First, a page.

News In Brief
President Clinton chose UN Ambassador Madeleine Albright and Sen. William Cohen as his new secretary of state and defense secretary, a White House official said on condition of anonymity. Albright would be the first female secretary of state. Cohen is a Republican. The official said Clinton had decided to name national security adviser Tony Lake as the new CIA director - and to replace Lake with Sandy Berger, his deputy.
The world's nuclear powers should begin negotiating new nuclear treaties, an international group of 60 generals and admirals said in a joint statement. The group, which includes retired US Air Force Gen. George Lee Butler, also called for removal of nuclear warheads from all missiles - in effect taking such weapons off alert status.
Clinton wants to travel to Latin America in the first half of 1997, the White House said. The president planned to discuss the idea with visiting Argentine President Carlos Menem during a meeting later in the day, aides said.
Hawaii was granted permission to continue banning same-sex marriages, pending appeal of a ruling that the ban is discriminatory, a state court ruled. The appeal process is expected to take at least a year.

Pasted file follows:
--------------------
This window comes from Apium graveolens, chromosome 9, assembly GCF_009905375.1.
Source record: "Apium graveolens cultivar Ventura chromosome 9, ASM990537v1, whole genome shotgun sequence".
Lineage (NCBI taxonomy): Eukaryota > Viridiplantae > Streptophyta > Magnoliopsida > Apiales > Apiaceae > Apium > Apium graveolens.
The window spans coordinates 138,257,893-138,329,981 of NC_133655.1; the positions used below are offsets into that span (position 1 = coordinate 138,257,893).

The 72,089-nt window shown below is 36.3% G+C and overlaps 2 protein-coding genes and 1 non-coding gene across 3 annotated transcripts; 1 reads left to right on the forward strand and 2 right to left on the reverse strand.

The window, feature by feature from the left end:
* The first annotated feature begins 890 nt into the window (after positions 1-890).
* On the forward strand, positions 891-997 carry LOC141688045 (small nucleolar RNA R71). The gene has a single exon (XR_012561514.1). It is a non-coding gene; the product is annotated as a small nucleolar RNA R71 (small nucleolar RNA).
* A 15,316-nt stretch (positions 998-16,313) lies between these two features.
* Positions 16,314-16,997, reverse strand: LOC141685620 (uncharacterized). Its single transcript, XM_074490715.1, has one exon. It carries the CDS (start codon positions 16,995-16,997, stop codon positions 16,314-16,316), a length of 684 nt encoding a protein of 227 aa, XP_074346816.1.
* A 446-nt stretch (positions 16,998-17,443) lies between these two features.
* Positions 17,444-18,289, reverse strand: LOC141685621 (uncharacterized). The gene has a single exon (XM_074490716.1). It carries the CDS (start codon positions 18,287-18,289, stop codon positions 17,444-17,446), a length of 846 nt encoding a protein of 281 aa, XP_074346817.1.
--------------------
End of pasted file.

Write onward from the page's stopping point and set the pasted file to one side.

Fifty-six men were executed in 16 states last year, the most since 1957, the Justice Department reported. Those executed had been on death row an average of 11 years, two months - about a year longer than the 31 inmates executed in 1994.
Republican requests for a special prosecutor to investigate the immigration service's citizenship program were rejected by the Justice Department. Rep. William Zeliff (R) of New Hampshire and four members of his House criminal justice subcommittee had charged that thousands of ineligible aliens were given US citizenship in a effort to win votes for Democrats in the last election. The Justice Department said it was imposing new rules on the citizenship program.
Eight days of sensitive US military logs from the Gulf war are missing after an exhaustive search, The New York Times reported. The logs were supposed to record any incidents in which chemical or biological agents might have affected US troops.